The education world seems to be up in arms recently about the new federal report which seems to indicate that, on the surface, RtI doesn’t work. The report used an interesting statistical model to compare students who received vs did not receive RtI services, and found that students who received RtI services either did not benefit, or ended up doing worse. This, on the surface, appears to be a true claim. To generalize this finding as support that RtI “doesn’t work,” however, simply doesn’t work. Here’s why:

First, the study only compared students right around the cutoff score for receiving services. It did not examine whether RtI was an effective model for the rest of students receiving RtI. There’s simply no data to support this. Second, the study found that 40% of students who received RtI services were in schools in which all students received RtI services – not just struggling students.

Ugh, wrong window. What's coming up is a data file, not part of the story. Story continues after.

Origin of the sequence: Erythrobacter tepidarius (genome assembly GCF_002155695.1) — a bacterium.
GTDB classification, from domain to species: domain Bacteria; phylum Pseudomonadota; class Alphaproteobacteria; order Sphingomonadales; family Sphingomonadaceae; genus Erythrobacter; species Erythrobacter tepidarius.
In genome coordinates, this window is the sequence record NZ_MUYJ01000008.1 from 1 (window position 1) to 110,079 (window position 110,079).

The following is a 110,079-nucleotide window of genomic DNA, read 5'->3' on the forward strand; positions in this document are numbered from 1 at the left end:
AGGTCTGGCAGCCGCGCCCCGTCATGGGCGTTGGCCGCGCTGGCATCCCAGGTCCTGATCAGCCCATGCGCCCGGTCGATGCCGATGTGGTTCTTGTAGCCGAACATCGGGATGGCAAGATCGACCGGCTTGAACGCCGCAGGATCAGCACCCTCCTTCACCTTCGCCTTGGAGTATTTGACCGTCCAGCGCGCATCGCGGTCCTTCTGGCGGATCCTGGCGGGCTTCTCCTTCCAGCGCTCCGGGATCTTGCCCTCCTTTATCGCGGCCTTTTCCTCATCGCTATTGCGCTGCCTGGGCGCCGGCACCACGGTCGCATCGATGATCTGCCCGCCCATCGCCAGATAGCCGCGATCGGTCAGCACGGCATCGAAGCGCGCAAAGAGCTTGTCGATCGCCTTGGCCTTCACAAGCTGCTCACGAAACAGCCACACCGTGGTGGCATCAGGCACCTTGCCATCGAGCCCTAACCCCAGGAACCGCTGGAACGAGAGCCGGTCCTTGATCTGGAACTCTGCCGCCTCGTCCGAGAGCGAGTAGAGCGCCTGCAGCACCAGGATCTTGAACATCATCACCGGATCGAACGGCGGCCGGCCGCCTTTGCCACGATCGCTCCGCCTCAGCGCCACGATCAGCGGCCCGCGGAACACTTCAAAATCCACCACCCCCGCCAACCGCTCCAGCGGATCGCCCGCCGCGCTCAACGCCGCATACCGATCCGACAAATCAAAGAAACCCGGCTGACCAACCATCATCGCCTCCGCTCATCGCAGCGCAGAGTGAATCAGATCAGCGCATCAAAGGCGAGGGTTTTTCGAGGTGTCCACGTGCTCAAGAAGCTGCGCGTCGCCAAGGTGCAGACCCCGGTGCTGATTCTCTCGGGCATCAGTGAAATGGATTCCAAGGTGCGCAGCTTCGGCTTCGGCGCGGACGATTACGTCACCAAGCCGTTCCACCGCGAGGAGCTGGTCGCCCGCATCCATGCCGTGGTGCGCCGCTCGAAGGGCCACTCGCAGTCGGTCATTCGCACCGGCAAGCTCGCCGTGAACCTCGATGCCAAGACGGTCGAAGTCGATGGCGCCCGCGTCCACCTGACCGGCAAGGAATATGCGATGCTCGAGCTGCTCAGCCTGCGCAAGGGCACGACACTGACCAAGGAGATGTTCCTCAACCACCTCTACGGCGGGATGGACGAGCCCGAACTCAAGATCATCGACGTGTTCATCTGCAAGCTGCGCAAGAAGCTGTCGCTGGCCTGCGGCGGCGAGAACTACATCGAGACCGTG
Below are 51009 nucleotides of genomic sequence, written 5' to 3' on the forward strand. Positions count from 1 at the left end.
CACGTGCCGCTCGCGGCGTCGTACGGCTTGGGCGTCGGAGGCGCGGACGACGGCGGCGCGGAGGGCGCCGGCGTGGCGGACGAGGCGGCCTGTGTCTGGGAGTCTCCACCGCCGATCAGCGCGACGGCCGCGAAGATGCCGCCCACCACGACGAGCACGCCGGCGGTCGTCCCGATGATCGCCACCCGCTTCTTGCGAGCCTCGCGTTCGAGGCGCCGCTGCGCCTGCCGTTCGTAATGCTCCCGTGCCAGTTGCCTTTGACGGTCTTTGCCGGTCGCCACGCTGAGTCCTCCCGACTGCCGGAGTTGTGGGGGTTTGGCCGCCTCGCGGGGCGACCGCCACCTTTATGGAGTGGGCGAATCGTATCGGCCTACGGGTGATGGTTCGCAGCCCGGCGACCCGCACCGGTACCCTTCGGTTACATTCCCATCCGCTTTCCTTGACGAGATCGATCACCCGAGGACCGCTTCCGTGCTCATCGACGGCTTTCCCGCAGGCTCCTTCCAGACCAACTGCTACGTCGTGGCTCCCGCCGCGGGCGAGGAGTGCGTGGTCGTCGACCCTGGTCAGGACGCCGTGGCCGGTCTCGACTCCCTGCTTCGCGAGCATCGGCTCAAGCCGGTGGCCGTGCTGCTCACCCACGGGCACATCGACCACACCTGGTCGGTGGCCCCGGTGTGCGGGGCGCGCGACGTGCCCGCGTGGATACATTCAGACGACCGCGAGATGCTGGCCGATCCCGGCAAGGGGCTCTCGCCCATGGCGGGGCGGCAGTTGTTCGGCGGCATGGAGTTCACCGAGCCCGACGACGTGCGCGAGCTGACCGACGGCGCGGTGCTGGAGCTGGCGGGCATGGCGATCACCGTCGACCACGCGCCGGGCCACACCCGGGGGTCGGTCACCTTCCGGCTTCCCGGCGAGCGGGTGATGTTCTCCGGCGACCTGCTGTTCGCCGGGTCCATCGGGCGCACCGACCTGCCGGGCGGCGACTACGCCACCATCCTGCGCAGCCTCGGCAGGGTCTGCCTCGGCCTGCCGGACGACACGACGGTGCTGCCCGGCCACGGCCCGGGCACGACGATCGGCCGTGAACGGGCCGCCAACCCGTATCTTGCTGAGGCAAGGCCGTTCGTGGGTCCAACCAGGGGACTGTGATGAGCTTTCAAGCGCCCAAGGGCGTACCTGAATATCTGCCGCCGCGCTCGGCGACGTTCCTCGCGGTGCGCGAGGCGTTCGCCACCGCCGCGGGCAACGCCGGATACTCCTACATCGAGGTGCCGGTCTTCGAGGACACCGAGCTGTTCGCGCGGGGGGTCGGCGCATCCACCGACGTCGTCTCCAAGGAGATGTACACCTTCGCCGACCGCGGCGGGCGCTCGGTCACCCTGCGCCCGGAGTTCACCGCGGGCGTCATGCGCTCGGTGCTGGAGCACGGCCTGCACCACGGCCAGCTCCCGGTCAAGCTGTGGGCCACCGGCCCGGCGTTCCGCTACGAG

More importantly, this report does NOT suggest that RtI failed as a model. It failed, for the specific students in the study, as implemented. Granted, the researchers did focus on schools who had appeared to implement RtI with fidelity, but even if it had been implemented with fidelity, fidelity to what? Looking at the practices of some of the schools (e.g., all students receiving RtI services, schools using single assessment scores as criteria for inclusion, etc.), it’s questionable that RtI was implemented with fidelity to best practice.

So, what this report does say is that – for the students served – RtI didn’t work. It doesn’t say RtI didn’t work for the rest of students served, nor does it suggest that RtI can’t work. It suggests we’ve got more work to do.